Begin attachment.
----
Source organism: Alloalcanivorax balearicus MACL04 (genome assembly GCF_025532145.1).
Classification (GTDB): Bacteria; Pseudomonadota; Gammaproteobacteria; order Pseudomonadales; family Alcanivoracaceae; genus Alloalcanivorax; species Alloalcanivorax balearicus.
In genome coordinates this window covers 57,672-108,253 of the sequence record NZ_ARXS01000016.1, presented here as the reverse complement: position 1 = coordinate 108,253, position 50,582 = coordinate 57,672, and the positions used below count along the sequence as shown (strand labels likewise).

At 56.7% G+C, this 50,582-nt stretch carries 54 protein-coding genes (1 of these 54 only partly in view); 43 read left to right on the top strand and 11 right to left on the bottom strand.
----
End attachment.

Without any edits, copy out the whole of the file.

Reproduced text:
Source organism: Alloalcanivorax balearicus MACL04 (genome assembly GCF_025532145.1).
Classification (GTDB): Bacteria; Pseudomonadota; Gammaproteobacteria; order Pseudomonadales; family Alcanivoracaceae; genus Alloalcanivorax; species Alloalcanivorax balearicus.
In genome coordinates this window covers 57,672-108,253 of the sequence record NZ_ARXS01000016.1, presented here as the reverse complement: position 1 = coordinate 108,253, position 50,582 = coordinate 57,672, and the positions used below count along the sequence as shown (strand labels likewise).

At 56.7% G+C, this 50,582-nt stretch carries 54 protein-coding genes (1 of these 54 only partly in view); 43 read left to right on the top strand and 11 right to left on the bottom strand.